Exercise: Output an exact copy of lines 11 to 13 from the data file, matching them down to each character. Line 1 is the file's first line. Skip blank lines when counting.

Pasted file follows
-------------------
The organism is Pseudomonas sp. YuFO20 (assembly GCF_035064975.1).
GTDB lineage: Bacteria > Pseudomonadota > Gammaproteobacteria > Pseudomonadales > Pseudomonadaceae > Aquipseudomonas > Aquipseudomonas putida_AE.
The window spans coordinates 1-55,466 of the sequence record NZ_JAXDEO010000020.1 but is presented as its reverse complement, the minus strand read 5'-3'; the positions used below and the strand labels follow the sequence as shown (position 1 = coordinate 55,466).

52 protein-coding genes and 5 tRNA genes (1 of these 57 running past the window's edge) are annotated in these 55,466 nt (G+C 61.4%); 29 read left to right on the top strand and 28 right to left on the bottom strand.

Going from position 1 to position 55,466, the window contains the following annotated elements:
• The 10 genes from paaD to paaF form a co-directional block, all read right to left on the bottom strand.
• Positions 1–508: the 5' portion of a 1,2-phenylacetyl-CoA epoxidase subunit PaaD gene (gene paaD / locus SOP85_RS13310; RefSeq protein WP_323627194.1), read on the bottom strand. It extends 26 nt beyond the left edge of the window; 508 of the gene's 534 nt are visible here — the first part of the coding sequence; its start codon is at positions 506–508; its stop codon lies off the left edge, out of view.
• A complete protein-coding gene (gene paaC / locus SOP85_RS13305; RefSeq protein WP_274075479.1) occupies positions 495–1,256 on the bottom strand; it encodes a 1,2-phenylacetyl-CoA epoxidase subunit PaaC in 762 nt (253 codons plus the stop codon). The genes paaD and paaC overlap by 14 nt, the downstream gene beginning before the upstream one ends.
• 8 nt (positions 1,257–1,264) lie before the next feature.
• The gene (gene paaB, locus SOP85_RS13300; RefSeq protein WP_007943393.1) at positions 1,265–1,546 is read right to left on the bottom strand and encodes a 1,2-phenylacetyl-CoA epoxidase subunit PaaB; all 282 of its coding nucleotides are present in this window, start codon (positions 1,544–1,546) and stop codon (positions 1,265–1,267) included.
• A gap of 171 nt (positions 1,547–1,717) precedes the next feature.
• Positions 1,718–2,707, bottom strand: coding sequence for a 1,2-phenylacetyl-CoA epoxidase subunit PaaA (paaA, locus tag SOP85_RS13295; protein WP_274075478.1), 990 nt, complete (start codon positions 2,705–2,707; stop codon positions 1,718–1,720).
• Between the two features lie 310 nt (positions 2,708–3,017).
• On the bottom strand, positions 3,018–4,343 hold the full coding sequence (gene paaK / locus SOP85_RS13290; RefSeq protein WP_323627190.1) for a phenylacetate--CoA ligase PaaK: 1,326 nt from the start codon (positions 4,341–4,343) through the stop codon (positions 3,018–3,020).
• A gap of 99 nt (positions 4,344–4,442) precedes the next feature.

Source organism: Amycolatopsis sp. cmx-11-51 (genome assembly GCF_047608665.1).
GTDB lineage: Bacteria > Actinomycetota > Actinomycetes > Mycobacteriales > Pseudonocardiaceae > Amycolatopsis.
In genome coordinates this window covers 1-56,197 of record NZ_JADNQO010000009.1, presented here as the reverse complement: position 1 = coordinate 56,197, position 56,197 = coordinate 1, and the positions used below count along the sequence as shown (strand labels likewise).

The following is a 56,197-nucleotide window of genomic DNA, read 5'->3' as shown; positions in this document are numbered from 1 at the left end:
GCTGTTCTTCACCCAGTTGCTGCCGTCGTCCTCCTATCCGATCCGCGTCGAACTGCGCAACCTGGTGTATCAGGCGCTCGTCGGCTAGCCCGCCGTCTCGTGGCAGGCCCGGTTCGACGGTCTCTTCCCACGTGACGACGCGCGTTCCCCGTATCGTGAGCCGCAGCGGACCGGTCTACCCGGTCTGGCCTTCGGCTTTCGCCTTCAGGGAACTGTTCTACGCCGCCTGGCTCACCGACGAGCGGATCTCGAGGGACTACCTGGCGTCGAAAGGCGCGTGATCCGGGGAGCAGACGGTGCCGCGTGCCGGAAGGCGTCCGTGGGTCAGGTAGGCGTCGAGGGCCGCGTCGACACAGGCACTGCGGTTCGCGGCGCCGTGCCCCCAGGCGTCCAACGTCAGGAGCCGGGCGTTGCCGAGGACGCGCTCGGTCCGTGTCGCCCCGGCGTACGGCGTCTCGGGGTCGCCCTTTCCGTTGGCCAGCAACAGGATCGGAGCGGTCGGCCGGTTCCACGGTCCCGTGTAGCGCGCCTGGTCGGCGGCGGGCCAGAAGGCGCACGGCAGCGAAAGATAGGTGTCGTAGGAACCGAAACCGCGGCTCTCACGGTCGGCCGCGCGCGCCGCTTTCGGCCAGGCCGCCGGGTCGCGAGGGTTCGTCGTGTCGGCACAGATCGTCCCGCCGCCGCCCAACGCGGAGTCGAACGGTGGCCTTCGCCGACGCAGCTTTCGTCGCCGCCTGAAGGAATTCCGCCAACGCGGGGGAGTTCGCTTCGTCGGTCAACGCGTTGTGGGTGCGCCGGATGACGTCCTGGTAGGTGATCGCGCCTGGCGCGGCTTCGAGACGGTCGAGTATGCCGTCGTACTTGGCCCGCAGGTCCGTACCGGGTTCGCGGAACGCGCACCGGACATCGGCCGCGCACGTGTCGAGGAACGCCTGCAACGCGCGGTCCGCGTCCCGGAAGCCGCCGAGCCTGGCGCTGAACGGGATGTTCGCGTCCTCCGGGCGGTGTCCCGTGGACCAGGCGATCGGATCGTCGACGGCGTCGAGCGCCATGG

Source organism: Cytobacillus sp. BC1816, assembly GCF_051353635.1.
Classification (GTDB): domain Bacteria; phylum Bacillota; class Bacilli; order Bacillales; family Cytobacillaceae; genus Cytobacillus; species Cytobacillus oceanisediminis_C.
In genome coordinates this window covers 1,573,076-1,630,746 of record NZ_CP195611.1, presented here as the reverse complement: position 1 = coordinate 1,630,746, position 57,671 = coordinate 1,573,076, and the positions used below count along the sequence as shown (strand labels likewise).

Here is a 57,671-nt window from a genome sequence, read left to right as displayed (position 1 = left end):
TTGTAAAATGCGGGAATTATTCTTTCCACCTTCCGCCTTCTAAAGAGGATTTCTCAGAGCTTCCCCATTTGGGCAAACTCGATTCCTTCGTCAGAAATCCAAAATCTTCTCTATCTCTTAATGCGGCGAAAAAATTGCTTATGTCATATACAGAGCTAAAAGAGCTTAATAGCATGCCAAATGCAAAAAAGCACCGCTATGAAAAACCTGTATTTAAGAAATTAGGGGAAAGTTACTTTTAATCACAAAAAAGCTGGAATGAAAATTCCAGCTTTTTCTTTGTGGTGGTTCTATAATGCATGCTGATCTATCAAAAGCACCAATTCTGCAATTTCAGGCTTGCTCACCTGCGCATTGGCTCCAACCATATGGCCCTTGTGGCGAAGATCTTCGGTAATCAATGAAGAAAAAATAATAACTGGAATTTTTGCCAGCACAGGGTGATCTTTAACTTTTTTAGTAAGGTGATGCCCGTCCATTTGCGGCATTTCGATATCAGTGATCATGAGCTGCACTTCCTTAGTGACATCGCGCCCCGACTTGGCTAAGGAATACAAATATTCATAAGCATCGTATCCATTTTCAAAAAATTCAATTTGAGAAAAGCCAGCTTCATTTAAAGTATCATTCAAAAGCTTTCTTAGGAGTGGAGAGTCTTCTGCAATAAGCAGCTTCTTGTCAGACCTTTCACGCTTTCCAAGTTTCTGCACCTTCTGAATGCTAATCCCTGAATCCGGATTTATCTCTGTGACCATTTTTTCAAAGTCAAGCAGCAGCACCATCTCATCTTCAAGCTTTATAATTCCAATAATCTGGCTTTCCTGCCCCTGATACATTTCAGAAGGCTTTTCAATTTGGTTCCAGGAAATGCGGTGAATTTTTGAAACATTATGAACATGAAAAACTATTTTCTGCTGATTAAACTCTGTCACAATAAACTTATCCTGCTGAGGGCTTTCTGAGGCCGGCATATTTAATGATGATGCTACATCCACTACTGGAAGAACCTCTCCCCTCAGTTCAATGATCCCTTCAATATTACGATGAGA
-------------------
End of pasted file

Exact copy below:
• A gap of 171 nt (positions 1,547–1,717) precedes the next feature.
• Positions 1,718–2,707, bottom strand: coding sequence for a 1,2-phenylacetyl-CoA epoxidase subunit PaaA (paaA, locus tag SOP85_RS13295; protein WP_274075478.1), 990 nt, complete (start codon positions 2,705–2,707; stop codon positions 1,718–1,720).
• Between the two features lie 310 nt (positions 2,708–3,017).